The findings of this dissertation identify that three images (one from each country) were treated as the icons of outrage in the 60 most viewed protest-related videos. These icons of outrage include the images of Mohamed Bouazizi's self-immolation (Tunisia), torture-disfigured face of Khaled Said (Egypt), and the arrest of Pakistani Chief Justice, Iftikhar Chaudry.

Based on its findings, the dissertation argues that the ongoing political struggle in Muslim-majority countries is a much bigger phenomenon than the "Arab Spring." This study also makes a strong case that Pakistan experienced online informational activism long before the Arab Spring of 2011. Since political communication in Pakistan is a relatively under-researched field, academic archives do not provide sufficient information on the role and emergence of social media in the country, including how the new modes of digital communication serve as alternative channels of political activism against dictatorship. This dissertation intends to fill this void.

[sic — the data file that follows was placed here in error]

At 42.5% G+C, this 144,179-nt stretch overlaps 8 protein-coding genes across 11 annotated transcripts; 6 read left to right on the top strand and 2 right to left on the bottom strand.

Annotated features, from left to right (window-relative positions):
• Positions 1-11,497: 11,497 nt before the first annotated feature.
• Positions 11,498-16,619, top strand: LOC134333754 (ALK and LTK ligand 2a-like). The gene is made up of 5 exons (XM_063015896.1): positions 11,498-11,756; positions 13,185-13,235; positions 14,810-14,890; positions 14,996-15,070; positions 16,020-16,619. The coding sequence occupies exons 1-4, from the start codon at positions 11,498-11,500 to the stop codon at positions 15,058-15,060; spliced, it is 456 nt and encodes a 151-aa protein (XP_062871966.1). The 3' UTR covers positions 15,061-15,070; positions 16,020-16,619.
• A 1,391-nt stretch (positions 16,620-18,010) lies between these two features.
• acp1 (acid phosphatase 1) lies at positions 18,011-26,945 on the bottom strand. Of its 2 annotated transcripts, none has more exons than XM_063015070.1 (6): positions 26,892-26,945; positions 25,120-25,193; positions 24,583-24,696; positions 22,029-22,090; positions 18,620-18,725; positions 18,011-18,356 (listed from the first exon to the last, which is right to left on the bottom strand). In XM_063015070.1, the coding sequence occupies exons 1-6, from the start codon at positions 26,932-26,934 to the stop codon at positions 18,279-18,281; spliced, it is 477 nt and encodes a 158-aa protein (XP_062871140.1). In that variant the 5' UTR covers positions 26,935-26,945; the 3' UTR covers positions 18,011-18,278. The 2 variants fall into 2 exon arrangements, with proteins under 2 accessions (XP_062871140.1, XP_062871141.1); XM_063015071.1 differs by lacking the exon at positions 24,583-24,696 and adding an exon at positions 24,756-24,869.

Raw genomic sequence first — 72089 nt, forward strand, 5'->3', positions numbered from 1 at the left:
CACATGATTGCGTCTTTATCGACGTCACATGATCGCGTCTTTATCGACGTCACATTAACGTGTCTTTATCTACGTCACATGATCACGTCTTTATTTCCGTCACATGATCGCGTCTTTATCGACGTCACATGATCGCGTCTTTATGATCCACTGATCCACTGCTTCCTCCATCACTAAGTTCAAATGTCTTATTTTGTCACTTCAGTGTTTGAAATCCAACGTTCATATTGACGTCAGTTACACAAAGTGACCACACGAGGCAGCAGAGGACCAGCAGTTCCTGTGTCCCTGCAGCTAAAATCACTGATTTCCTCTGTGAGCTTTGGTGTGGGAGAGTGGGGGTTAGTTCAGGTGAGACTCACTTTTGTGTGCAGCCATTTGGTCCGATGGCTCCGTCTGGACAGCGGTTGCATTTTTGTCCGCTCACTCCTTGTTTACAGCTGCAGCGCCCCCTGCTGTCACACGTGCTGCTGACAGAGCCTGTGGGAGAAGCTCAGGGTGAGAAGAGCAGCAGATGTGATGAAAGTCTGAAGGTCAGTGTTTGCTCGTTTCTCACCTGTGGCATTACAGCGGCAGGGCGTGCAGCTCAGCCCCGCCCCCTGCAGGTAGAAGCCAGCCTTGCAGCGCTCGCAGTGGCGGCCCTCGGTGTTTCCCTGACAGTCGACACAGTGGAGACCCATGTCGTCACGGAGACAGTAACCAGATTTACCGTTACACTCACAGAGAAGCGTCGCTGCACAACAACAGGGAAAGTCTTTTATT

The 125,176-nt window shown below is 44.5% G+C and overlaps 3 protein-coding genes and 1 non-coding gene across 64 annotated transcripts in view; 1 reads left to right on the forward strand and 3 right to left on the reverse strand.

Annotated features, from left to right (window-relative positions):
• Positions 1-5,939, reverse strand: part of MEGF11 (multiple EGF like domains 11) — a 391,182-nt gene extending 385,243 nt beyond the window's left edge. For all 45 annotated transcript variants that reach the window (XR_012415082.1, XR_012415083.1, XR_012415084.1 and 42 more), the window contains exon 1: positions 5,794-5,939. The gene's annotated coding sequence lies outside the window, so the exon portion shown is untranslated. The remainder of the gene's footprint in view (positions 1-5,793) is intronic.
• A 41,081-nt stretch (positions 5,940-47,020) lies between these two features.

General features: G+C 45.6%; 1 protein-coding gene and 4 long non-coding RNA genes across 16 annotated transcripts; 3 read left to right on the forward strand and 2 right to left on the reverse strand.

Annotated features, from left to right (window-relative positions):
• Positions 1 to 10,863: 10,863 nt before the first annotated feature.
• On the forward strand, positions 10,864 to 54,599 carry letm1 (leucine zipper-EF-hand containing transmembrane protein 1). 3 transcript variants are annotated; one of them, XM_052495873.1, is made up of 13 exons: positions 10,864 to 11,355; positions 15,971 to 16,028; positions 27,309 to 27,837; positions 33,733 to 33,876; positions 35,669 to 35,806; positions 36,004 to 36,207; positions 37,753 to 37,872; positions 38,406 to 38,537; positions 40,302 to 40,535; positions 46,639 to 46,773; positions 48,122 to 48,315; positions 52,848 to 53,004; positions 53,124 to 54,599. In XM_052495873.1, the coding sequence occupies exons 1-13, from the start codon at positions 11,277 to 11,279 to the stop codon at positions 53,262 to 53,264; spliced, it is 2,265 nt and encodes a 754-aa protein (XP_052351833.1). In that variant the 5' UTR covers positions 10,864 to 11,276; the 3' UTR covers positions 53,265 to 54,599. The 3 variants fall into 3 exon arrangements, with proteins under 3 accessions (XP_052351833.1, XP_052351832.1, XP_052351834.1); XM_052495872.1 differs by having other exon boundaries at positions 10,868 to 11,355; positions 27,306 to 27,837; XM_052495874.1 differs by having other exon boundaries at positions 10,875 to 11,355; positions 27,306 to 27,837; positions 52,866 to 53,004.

The study also contributes to the existing literature on communication, social movements and political activism, which is predominantly specific to Western settings. Since this study applies Western approaches of social movements to non-Western settings, it helps to explicate the applicability of such approaches to non-Western societies and contexts. Furthermore, it is important to understand the role of social media as alternative channels of communication in closed, authoritarian societies where the traditional media serve only the interests of the ruling elites. In addition, the study helps to explain how the increasingly popular social media, e.g. YouTube, are contributing to civil liberties by challenging the authoritarian regimes of the Muslim World.


Arab Spring, Pakistan, Social Media, Social Movements, Tunisia, YouTube


xv, 259 pages


Includes bibliographical references (pages 211-224).


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Copyright © 2014 Rauf Arif

Available for download on Tuesday, August 31, 2021